Immanuel Kant - Metaphysics of Morals Essay

1564 Words Feb 27th, 2002 7 Pages
In his publication, Foundations of the Metaphysics of Morals, Immanuel Kant supplies his readers with a thesis that claims morality can be derived from the principle of the categorical imperative. The strongest argument to support his thesis is the difference between actions in accordance with duty and actions in accordance from duty. To setup his thesis, Kant first draws a distinction between empirical and "a priori" concepts. Empirical concepts are ideas we reach from our experiences in the world. On the other hand and in contrast, "a priori" concepts are ideas we reach as an end point of reasoning prior to or apart from any experience of how things occur in the world. Kant then claims that moral actions are supposed done for the …show more content…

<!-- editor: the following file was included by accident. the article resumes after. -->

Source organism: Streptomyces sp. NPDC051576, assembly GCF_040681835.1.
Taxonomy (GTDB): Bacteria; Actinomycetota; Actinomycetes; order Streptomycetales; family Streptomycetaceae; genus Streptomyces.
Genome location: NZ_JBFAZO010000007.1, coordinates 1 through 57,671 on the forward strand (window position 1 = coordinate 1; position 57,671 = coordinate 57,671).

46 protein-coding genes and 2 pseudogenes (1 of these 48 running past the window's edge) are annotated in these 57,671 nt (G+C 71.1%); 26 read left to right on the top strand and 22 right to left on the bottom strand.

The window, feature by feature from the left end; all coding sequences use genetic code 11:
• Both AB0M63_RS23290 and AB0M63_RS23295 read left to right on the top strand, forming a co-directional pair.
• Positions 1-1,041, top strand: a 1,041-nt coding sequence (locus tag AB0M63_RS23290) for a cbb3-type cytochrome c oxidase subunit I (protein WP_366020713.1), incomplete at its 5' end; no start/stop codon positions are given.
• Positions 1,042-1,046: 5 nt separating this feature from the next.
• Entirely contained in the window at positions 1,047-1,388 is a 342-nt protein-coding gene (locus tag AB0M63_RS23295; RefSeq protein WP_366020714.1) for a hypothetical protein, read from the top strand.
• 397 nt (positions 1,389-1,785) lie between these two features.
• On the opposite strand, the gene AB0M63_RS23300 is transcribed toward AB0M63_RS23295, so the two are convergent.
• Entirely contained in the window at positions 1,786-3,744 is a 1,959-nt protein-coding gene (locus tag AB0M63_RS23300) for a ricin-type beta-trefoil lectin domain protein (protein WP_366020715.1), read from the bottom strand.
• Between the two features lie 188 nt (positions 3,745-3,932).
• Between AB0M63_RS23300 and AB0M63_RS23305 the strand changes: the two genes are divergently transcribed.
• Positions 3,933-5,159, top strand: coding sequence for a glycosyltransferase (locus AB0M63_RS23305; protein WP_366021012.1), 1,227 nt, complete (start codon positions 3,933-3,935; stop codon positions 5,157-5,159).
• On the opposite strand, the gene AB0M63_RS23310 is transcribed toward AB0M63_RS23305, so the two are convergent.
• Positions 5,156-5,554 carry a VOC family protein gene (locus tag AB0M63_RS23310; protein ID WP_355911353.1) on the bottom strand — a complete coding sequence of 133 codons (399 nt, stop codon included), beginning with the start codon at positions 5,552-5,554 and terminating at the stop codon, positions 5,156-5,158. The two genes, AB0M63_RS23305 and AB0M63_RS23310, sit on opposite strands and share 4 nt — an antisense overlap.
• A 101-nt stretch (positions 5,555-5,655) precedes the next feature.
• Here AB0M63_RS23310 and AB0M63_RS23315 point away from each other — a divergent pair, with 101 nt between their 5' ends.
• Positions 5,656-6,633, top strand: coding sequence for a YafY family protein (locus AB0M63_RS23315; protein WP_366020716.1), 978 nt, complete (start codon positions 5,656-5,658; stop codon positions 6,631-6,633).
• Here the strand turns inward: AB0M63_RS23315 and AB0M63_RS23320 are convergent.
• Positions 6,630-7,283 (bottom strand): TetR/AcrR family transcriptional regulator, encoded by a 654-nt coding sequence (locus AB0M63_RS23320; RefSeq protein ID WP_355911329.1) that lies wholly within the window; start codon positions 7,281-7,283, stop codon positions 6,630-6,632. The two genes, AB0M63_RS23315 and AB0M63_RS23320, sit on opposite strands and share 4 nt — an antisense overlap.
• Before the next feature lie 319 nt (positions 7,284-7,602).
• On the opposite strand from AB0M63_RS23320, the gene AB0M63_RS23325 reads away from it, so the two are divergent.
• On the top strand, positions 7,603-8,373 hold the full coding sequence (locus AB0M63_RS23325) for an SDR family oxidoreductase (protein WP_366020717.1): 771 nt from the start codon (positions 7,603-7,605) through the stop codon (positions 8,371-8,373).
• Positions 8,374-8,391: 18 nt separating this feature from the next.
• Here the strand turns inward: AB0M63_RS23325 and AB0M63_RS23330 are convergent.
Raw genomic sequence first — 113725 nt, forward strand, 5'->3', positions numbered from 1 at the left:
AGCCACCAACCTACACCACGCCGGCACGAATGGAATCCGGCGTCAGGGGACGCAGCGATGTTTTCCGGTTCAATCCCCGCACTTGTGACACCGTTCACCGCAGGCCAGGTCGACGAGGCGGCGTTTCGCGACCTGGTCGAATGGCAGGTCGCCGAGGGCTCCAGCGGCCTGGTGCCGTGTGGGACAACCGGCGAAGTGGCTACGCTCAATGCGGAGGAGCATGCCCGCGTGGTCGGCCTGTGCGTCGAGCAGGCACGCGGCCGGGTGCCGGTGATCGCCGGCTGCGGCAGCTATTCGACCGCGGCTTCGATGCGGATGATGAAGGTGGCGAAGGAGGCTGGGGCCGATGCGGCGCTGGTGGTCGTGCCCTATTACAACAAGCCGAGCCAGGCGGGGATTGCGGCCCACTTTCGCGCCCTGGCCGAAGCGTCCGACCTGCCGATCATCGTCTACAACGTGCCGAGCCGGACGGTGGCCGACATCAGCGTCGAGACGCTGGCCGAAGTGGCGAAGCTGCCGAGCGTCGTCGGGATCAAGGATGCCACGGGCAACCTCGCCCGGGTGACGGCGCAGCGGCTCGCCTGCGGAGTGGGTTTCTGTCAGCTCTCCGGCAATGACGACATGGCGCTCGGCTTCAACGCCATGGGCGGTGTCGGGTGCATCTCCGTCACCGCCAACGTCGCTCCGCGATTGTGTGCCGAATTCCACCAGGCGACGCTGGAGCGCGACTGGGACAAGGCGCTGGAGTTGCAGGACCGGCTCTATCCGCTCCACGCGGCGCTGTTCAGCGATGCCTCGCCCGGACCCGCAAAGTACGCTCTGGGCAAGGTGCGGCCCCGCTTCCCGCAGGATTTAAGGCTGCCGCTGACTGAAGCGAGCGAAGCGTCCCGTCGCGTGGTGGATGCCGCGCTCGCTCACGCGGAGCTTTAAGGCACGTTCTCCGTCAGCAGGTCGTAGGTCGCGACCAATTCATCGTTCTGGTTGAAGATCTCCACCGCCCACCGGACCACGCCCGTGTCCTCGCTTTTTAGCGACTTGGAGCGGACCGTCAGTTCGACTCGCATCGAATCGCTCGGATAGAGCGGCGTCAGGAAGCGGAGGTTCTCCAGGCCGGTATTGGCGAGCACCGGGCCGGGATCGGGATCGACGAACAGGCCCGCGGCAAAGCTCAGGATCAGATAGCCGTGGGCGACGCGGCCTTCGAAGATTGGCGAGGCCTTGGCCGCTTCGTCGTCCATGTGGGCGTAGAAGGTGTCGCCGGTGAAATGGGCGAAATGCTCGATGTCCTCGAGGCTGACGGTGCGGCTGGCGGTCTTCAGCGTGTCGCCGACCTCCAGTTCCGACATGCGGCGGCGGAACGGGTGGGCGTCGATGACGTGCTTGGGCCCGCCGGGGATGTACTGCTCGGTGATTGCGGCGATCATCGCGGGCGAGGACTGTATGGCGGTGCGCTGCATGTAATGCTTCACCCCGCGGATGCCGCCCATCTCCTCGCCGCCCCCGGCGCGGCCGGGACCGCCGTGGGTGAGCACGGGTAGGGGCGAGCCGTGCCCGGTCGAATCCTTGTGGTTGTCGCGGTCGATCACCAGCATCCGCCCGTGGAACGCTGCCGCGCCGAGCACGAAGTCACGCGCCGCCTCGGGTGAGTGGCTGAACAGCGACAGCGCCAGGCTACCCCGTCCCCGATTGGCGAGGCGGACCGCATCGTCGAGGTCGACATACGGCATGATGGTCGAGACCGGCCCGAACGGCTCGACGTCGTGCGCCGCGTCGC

This is because the definition of happiness differs from person to person. One man's happiness can very well be another man's misery. As Kant explains, a binding moral law then cannot be equivalent or parallel to a hypothetical imperative. Pure reason comes from the ability to consider neither a motivating condition accompanying another nor its intended results. With that, we then need to find a principle with universal validity or a principle that is valid no matter what issue is being considered. "A priori" principles of reason are the only principles that fit this standard on which a judgment or decision may be based. Hence, Immanuel Kant formulates that a moral imperative is one that is an unconditional or categorical imperative. A categorical imperative is our moral consciousness to do our duty because we ought to do our duty instead of pursuing our own desires attached to the duty. Such an imperative is driven by pure reason. Because we exclude our desires or maxims, we need only to focus on the form of our imperative. The form needs to be universally applicable or valid for all rational beings to follow. Thus, Kant gives us only one categorical imperative and it is "Act only according to that maxim by which you can at the same time will that it should become a universal law" (Kant pg.38). This universal law of morality states that we should act in such a way that we could will the maxim

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